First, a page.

PhotoRec – Recover Deleted or Lost Files in Linux

When you delete a file accidentally or intentionally on your system using ‘shift + delete‘ or delete option or empty Trash, the file content is not destroyed from the hard disk (or any storage media).

It is simply removed from the the directory structure and you cannot see the file in the directory where you deleted it, but it still remains somewhere in your hard drive.

If you have the appropriate tools and knowledge, you can recover lost files from your computer. However, as you store more files on your hard disk, the deleted files are overwritten, you may only recover recently deleted files.

In this tutorial, we will explain how to recover lost or deleted files on a hard disk in Linux using Testdisk, is a remarkable recovery tool ships in with a free tool called PhotoRec.

PhotoRec is used to recover lost files from storage media such as hard drives, digital camera and cdrom.

Install Testdisk (PhotoRec) in Linux Systems

To install Testdisk by running the relevant command below for your distribution:

------- On Debian/Ubuntu/Linux Mint ------- 
$ sudo apt-get install testdisk

------- On CentOS/RHEL/Fedora ------- 
$ sudo yum install testdisk

------- On Fedora 22+ ------- 
$ sudo dnf install testdisk   

------- On Arch Linux ------- 
$ pacman -S testdisk             

------- On Gentoo ------- 
$ emerge testdisk  

In case it is not available on your Linux distribution’s repositories, download it from here and run it on a Live CD.

It can also be found in rescue CD such as Gparted LiveCD, Parted Magic, Ubuntu Boot CD, Ubuntu-Rescue-Remix and many more.

Once the installation is complete, start PhotoRec in a text window as follows with root privileges and specify the partition from which the files where deleted:

$ sudo photorec /dev/sda3

You’ll see the interface below:

PhotoRec Data Recovery Tool for Linux
PhotoRec Data Recovery Tool for Linux

Use the right and left arrow keys to select a menu item, and press Enter. To continue with the recovery operation, select [Proceed] and hit Enter.

You will be at the following interface:

Select Partition to Proceed File Recovery
Select Partition to Proceed File Recovery

Select [Options] to view available recovery operation options as in the interface below:

Linux File Recovery Options
Linux File Recovery Options

Press Q to move back, at the interface below, you can specify the file extensions you want to search and recover. Therefore, select [File Opt] and press Enter.

Press s to disable/enable all file extensions, and in case you have disabled all file extensions, only choose types of files you want to recover by selecting them using right arrow keys (or left arrow key to deselect).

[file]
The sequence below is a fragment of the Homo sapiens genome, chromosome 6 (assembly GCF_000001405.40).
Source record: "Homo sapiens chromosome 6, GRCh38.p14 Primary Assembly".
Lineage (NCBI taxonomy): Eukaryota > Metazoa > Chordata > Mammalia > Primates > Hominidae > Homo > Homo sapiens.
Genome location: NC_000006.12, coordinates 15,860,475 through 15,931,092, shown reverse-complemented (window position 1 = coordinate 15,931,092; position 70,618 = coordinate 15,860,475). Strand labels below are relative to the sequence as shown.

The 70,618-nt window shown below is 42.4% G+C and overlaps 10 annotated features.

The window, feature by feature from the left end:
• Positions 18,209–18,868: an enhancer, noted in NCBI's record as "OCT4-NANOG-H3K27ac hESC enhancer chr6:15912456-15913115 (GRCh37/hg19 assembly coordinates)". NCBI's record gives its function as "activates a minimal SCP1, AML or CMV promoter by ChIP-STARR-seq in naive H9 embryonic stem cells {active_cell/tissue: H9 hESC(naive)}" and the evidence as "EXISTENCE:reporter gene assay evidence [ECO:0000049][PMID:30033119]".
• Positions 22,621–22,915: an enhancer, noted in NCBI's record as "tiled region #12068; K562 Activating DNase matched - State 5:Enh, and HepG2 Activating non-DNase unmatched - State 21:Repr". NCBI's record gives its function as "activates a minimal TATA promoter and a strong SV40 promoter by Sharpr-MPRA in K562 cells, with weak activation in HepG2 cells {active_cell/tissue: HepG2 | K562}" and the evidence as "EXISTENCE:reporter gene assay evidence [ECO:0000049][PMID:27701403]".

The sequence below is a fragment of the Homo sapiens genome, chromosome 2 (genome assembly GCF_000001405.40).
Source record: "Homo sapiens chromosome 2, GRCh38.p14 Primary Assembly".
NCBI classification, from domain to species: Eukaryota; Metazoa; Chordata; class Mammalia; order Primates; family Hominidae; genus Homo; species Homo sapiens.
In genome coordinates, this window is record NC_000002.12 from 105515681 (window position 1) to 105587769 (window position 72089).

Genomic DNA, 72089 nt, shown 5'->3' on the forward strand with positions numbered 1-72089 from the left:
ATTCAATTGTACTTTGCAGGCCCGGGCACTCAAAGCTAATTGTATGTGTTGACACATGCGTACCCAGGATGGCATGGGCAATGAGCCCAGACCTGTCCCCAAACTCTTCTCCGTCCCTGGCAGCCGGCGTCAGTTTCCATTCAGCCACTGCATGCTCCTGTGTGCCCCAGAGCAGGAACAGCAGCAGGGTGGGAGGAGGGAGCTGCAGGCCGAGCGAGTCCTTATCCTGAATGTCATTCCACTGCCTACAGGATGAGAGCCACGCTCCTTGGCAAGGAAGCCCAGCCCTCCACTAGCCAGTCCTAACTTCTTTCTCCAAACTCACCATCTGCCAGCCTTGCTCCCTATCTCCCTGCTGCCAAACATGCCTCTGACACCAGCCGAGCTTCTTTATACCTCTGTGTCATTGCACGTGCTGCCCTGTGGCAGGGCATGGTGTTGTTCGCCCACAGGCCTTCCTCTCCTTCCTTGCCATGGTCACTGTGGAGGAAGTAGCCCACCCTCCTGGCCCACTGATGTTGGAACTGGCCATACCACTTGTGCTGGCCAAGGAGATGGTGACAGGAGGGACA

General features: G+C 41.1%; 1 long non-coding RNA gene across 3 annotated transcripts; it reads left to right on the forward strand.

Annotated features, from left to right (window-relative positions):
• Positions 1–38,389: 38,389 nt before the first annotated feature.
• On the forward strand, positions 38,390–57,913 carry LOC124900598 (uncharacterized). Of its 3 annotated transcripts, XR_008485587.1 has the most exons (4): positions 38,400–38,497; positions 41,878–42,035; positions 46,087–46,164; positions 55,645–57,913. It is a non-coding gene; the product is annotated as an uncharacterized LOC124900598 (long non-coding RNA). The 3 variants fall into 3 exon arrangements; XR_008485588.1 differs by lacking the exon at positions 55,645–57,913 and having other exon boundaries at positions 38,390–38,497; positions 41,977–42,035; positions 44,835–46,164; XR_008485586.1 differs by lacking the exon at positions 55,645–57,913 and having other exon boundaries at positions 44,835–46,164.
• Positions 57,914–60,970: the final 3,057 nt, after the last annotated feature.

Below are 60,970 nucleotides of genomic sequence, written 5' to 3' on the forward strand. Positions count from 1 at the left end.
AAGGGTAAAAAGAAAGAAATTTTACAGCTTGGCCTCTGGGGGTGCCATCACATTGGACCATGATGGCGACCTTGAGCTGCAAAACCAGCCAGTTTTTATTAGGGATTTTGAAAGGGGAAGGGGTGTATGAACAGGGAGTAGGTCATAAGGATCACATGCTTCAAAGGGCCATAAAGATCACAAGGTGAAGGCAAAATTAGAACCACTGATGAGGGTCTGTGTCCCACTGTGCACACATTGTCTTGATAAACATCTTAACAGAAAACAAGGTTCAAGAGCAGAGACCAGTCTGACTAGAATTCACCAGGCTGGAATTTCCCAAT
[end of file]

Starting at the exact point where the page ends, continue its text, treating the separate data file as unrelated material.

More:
For instance, I want to recover all .mov files that I lost on my system.

Specify Recovery File Type
Specify Recovery File Type

Then press b to save the setting, you should see the message below after pressing it. Move back by hitting Enter (or simply press Q button), then press Q again to go back to the main menu.

Save File Recovery Settings
Save File Recovery Settings

Now select [Search] to start the recovery process. In the interface below, choose the filesystem type where the file(s) were stored and hit Enter.

Select Filesystem to Recover Deleted Files
Select Filesystem to Recover Deleted Files

Next, choose if only free space or the whole partition needs to be analyzed as below. Note that choosing whole partition will make the operation slower and longer. Once you have selected the appropriate option, press Enter to proceed.

Choose Filesystem to Analyze
Choose Filesystem to Analyze

Closely select a directory where recovered files will be stored, if the destination is correct, press C button to continue. Choose a directory on a different partition to avoid deleted files being overwritten when more data is stored on the partition.

To move back until the root partition, use the left arrow key.

Select Directory to Save Recovered Files
Select Directory to Save Recovered Files

The screenshot below shows deleted files of the specified type being recovered. You can stop the operation by pressing Enter.

Note: Your system may become slow, and possibly freeze at certain moments, so you need to be patient until when the process is complete.

Recovering Deleted Files in Linux
Recovering Deleted Files in Linux

At the end of the operation, Photorec will show you the number and the location of files recovered.

Linux File Recovery Summary
Linux File Recovery Summary

The recovered files will be stored with root privileges by default, therefore open your file manager with elevated privileges to access the files.

Use the command below (specify your file manager):

$ gksudo nemo
$ gksudo nautilus 

For more information, visit PhotoRec homepage:

That’s all! In this tutorial, we explained the necessary steps to recover deleted or lost files from hard disk using PhotoRec. This is so far the most reliable and effective recovery tool I have ever used, if you know any other similar tool, do share with us in the comments.

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Aaron Kili
Aaron Kili is a Linux and F.O.S.S enthusiast, an upcoming Linux SysAdmin, web developer, and currently a content creator for TecMint who loves working with computers and strongly believes in sharing knowledge.

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